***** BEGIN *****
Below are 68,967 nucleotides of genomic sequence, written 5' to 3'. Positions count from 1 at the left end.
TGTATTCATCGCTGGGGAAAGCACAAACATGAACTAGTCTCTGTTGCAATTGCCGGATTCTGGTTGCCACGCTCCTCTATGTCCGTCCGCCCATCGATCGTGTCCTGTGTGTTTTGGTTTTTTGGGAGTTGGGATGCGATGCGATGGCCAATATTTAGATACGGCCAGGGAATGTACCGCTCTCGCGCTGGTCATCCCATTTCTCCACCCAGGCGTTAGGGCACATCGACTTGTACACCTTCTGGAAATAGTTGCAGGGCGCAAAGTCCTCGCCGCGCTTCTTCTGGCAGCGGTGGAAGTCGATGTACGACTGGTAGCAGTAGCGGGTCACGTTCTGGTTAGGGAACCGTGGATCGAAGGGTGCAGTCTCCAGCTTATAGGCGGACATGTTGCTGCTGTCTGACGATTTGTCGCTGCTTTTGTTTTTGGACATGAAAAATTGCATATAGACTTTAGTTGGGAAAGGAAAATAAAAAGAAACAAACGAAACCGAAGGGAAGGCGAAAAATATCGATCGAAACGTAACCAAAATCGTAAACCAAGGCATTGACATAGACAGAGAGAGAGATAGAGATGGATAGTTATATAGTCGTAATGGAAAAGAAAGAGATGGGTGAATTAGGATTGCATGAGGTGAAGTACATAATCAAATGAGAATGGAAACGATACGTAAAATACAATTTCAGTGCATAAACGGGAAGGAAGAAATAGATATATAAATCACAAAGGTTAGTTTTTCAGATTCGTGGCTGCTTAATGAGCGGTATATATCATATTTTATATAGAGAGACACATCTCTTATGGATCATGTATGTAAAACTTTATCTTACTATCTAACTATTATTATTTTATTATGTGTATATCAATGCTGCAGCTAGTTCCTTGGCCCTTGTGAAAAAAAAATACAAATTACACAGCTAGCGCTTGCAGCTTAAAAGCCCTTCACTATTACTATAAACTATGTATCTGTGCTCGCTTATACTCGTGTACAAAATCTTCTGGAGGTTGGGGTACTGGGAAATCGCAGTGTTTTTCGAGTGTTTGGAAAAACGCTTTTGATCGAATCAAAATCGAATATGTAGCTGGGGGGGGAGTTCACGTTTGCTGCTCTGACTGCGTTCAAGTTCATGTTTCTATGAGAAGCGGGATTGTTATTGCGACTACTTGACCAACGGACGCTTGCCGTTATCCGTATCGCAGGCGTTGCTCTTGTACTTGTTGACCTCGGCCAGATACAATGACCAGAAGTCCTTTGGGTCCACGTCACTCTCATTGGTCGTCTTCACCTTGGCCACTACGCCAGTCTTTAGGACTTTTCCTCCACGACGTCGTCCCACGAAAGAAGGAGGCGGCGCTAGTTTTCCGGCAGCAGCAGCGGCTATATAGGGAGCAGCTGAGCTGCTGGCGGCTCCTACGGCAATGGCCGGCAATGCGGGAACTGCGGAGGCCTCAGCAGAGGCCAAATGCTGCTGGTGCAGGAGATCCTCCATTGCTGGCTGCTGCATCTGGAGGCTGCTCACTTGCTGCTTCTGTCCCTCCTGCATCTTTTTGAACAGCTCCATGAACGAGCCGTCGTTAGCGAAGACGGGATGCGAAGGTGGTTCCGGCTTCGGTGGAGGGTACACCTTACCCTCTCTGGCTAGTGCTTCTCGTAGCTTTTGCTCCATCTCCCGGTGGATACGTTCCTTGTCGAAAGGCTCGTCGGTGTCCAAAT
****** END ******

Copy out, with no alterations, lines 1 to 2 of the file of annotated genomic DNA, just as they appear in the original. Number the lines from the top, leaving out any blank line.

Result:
Below are 68,967 nucleotides of genomic sequence, written 5' to 3'. Positions count from 1 at the left end.
TGTATTCATCGCTGGGGAAAGCACAAACATGAACTAGTCTCTGTTGCAATTGCCGGATTCTGGTTGCCACGCTCCTCTATGTCCGTCCGCCCATCGATCGTGTCCTGTGTGTTTTGGTTTTTTGGGAGTTGGGATGCGATGCGATGGCCAATATTTAGATACGGCCAGGGAATGTACCGCTCTCGCGCTGGTCATCCCATTTCTCCACCCAGGCGTTAGGGCACATCGACTTGTACACCTTCTGGAAATAGTTGCAGGGCGCAAAGTCCTCGCCGCGCTTCTTCTGGCAGCGGTGGAAGTCGATGTACGACTGGTAGCAGTAGCGGGTCACGTTCTGGTTAGGGAACCGTGGATCGAAGGGTGCAGTCTCCAGCTTATAGGCGGACATGTTGCTGCTGTCTGACGATTTGTCGCTGCTTTTGTTTTTGGACATGAAAAATTGCATATAGACTTTAGTTGGGAAAGGAAAATAAAAAGAAACAAACGAAACCGAAGGGAAGGCGAAAAATATCGATCGAAACGTAACCAAAATCGTAAACCAAGGCATTGACATAGACAGAGAGAGAGATAGAGATGGATAGTTATATAGTCGTAATGGAAAAGAAAGAGATGGGTGAATTAGGATTGCATGAGGTGAAGTACATAATCAAATGAGAATGGAAACGATACGTAAAATACAATTTCAGTGCATAAACGGGAAGGAAGAAATAGATATATAAATCACAAAGGTTAGTTTTTCAGATTCGTGGCTGCTTAATGAGCGGTATATATCATATTTTATATAGAGAGACACATCTCTTATGGATCATGTATGTAAAACTTTATCTTACTATCTAACTATTATTATTTTATTATGTGTATATCAATGCTGCAGCTAGTTCCTTGGCCCTTGTGAAAAAAAAATACAAATTACACAGCTAGCGCTTGCAGCTTAAAAGCCCTTCACTATTACTATAAACTATGTATCTGTGCTCGCTTATACTCGTGTACAAAATCTTCTGGAGGTTGGGGTACTGGGAAATCGCAGTGTTTTTCGAGTGTTTGGAAAAACGCTTTTGATCGAATCAAAATCGAATATGTAGCTGGGGGGGGAGTTCACGTTTGCTGCTCTGACTGCGTTCAAGTTCATGTTTCTATGAGAAGCGGGATTGTTATTGCGACTACTTGACCAACGGACGCTTGCCGTTATCCGTATCGCAGGCGTTGCTCTTGTACTTGTTGACCTCGGCCAGATACAATGACCAGAAGTCCTTTGGGTCCACGTCACTCTCATTGGTCGTCTTCACCTTGGCCACTACGCCAGTCTTTAGGACTTTTCCTCCACGACGTCGTCCCACGAAAGAAGGAGGCGGCGCTAGTTTTCCGGCAGCAGCAGCGGCTATATAGGGAGCAGCTGAGCTGCTGGCGGCTCCTACGGCAATGGCCGGCAATGCGGGAACTGCGGAGGCCTCAGCAGAGGCCAAATGCTGCTGGTGCAGGAGATCCTCCATTGCTGGCTGCTGCATCTGGAGGCTGCTCACTTGCTGCTTCTGTCCCTCCTGCATCTTTTTGAACAGCTCCATGAACGAGCCGTCGTTAGCGAAGACGGGATGCGAAGGTGGTTCCGGCTTCGGTGGAGGGTACACCTTACCCTCTCTGGCTAGTGCTTCTCGTAGCTTTTGCTCCATCTCCCGGTGGATACGTTCCTTGTCGAAAGGCTCGTCGGTGTCCAAAT